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alfalfa (n.)

1845, from Spanish alfalfa, earlier alfalfez, said by Iberian sources to be from Arabic al-fisfisa "fresh fodder." Watkins says ultimately from Old Iranian compound *aspa-sti- "alfalfa, clover," from *aspa- "horse" (from PIE root *ekwo- "horse") + -sti- "food," from suffixed form of PIE root *ed- "to eat."

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*ekwo- 
Proto-Indo-European root meaning "horse." Perhaps related to *ōku- "swift."

It forms all or part of: alfalfa; Eohippus; equestrian; equine; equus; hippo-; hippocampus; Hippocratic; Hippocrene; hippocrepian; hippodrome; hippogriff; Hippolytus; hippopotamus; Philip; philippic; Philippines; Xanthippe.

It is the hypothetical source of/evidence for its existence is provided by: Sanskrit açva-, Avestan aspa-, Greek hippos, Latin equus, Old Irish ech, Old Church Slavonic ehu-, Old English eoh, Gothic aihwa- all meaning "horse."
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*ed-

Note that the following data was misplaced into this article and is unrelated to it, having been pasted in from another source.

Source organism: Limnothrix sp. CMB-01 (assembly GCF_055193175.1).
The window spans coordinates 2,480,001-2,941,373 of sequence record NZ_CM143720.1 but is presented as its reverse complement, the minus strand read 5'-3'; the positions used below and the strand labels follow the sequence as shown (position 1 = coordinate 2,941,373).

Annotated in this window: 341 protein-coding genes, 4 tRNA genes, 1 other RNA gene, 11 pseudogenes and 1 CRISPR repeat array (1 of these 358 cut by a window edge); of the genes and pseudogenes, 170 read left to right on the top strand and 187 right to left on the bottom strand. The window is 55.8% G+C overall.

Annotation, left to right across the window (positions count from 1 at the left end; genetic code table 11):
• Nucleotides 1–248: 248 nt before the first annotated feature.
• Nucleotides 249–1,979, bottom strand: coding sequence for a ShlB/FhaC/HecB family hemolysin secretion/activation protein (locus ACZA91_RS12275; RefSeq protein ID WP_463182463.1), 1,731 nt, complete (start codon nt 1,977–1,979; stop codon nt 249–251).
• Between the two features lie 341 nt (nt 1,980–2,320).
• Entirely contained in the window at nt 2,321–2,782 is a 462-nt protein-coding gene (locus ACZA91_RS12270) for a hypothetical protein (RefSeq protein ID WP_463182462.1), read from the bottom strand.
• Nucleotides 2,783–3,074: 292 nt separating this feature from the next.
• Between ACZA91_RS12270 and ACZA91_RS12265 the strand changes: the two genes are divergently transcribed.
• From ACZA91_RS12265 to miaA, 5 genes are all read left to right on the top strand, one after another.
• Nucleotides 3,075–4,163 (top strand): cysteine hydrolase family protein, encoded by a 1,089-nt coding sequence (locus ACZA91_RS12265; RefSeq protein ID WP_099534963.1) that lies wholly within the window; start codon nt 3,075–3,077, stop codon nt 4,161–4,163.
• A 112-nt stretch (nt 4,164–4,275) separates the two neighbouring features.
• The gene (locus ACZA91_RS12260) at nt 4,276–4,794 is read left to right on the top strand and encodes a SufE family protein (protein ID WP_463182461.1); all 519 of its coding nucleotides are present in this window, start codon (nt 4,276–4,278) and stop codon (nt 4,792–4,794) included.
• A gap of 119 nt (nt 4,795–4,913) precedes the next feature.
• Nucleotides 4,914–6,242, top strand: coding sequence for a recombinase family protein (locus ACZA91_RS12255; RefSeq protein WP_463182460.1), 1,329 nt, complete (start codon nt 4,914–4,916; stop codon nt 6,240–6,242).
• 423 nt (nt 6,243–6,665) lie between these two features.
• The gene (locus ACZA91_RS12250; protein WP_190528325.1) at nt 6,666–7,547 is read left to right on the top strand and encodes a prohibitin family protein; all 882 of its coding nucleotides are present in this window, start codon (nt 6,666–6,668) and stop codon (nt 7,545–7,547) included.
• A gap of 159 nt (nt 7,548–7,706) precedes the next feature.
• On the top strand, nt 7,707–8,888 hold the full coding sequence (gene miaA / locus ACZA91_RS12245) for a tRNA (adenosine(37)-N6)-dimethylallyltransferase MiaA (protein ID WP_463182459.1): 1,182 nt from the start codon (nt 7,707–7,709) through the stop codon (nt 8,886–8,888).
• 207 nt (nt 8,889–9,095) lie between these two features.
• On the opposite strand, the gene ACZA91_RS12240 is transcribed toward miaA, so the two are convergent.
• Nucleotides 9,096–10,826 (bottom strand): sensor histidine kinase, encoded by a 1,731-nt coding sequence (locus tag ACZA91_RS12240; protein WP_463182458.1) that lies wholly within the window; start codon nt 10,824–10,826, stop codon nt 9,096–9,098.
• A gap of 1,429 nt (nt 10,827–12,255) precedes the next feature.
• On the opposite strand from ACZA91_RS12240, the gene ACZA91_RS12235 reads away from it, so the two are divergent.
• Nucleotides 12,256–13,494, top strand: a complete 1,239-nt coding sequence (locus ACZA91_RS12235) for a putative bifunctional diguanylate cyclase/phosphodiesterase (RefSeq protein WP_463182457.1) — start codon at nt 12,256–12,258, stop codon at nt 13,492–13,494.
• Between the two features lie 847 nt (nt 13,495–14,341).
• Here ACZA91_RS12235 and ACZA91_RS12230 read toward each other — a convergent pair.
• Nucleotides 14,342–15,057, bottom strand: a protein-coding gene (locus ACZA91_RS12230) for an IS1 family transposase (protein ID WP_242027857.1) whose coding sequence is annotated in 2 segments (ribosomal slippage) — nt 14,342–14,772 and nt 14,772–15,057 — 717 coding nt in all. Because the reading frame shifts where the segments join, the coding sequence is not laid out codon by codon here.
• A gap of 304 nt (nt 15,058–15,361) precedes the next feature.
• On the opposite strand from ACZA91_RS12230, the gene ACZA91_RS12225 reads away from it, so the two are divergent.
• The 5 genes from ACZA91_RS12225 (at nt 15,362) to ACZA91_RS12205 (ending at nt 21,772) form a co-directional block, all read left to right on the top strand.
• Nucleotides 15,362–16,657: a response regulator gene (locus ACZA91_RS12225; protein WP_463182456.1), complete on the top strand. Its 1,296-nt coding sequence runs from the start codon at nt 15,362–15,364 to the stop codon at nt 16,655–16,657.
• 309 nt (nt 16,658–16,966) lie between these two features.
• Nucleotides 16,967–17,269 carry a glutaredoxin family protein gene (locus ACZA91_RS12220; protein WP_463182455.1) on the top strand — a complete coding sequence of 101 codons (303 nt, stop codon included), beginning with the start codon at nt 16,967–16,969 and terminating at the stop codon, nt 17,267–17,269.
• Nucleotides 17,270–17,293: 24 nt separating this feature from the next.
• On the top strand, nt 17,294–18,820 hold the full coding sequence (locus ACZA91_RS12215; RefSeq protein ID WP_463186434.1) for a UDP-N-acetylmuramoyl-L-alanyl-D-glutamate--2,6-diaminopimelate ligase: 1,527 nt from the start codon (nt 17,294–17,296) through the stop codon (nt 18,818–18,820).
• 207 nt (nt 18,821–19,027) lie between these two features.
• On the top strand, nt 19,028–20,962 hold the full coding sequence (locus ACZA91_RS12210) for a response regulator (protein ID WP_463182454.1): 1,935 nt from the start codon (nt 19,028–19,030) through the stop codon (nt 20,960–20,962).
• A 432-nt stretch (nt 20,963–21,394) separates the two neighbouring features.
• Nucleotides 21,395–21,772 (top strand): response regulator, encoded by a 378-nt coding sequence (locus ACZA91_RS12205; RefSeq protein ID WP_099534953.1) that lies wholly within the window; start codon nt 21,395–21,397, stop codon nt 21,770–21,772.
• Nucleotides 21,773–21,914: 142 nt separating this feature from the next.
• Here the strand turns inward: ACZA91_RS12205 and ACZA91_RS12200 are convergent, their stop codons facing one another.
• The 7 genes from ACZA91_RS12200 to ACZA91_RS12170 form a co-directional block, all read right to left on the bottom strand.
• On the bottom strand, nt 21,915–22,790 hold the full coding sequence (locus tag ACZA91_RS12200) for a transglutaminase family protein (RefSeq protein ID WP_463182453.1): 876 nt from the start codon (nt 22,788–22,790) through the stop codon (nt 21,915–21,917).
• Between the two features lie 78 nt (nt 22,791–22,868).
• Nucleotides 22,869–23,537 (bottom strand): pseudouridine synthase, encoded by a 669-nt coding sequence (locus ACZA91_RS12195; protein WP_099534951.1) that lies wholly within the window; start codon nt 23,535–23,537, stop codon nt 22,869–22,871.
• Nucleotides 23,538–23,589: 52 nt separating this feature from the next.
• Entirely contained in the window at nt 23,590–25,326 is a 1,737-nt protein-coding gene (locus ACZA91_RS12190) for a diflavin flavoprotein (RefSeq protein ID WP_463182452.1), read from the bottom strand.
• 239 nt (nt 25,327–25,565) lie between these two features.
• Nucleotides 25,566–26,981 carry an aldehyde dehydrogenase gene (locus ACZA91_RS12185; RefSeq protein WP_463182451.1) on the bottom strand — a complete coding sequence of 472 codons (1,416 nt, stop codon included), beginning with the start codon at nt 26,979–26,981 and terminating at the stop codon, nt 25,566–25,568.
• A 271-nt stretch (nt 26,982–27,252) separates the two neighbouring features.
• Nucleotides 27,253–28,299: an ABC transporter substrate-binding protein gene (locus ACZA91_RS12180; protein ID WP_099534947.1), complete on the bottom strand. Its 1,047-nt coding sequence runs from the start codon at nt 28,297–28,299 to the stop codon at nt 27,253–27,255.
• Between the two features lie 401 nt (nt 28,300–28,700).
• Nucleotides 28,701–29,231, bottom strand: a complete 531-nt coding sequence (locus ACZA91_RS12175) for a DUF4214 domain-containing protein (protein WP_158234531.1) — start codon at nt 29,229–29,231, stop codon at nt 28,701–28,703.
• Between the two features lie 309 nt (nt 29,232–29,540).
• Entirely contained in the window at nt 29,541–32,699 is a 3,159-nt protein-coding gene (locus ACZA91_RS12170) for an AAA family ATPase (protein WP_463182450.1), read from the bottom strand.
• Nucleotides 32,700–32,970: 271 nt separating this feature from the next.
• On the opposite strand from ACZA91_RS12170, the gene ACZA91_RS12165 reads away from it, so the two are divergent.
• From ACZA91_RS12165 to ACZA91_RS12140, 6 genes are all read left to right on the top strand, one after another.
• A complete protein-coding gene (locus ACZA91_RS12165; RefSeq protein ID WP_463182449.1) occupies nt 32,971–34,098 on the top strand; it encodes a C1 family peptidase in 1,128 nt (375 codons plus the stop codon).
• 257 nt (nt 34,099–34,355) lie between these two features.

Proto-Indo-European root meaning "to eat," originally "to bite." 

It forms all or part of: alfalfa; anodyne; comedo; comestible; eat; edacious; edible; escarole; esculent; esurient; etch; ettin; fret (v.); frass; jotun; obese; obesity; ort; postprandial; prandial.

It is the hypothetical source of/evidence for its existence is provided by: Sanskrit admi "I eat;" Avestan ad- "to eat;" Greek edo "I eat;" Latin edere "to eat;" Lithuanian ėdu "I eat," ėdžioti "to devour, bite;" Hittite edmi "I eat," adanna "food;" Armenian utem "I eat;" Old Church Slavonic jasti "to eat," Russian jest "to eat;" Old Irish ithim "I eat;" Gothic itan, Old Swedish and Old English etan, Old High German essan "to eat."  

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